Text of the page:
The eloquence of the venerable chronicles and the conservation of some of these buildings may have led to the importance of that small township being overstated. The Asturian kings emulated the Visigoths and, along with them, partook of the classical legend of the founding of the town. It is possible to evoke the complex ceremonial of warrior kings backed by a militant church. However, that small court occupied a cramped enclosure, five hectares at most, which must have been very sparsely populated. This society of warriors and peasants had little room for crafts and trade, and cities were a shadow or a dream.

    The Asturian kings dreamed of their city for a long time. After the death of Alfonso III in 910, the kingdom’s capital is said to have moved to León, and Oviedo fell into a lengthy period of prostration. The truth is, however, that until late in the 10th centu-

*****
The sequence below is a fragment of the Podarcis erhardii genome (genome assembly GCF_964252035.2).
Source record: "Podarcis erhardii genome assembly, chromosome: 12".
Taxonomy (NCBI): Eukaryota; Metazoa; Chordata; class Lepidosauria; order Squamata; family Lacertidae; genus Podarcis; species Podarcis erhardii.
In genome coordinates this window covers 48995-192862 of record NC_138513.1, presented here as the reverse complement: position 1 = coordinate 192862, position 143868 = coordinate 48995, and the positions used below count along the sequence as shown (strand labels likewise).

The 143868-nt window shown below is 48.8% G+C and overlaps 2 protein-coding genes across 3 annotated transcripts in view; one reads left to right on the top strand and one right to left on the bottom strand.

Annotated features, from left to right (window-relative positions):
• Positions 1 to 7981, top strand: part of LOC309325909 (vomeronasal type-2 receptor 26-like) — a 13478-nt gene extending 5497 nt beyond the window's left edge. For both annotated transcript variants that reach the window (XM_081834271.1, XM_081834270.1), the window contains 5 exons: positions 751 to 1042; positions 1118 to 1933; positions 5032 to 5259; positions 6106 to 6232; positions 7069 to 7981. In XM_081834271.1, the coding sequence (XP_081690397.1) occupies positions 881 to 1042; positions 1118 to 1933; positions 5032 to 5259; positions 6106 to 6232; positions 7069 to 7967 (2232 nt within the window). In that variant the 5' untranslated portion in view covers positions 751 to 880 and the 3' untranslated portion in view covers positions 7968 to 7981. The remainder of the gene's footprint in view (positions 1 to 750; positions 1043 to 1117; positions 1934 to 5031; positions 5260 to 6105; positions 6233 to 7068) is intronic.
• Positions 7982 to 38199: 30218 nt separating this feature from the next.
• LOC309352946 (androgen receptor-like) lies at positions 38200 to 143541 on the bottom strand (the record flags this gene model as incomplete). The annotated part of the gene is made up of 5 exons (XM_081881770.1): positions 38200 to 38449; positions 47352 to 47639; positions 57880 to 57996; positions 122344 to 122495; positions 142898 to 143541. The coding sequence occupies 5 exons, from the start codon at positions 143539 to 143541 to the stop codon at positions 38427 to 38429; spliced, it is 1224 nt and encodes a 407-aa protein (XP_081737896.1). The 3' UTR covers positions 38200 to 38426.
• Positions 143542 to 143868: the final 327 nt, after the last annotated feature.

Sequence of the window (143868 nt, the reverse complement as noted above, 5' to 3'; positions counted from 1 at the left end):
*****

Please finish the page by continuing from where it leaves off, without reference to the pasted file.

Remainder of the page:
Medieval wall and 18th century tower housing the Monastery of San Vicente library

    Paraíso street

  • Statue of Alfonso II El Casto with side view of the Cathedral Portico in the background

    View from El Aguila Street

  • Romanesque figures of the Apostles in the Holy Chamber. Oviedo Cathedral

    ry, numerous royal documents still remember them as kings of Oviedo, who for centuries came to venerate the treasure of their relics and their ancestors’ tombs.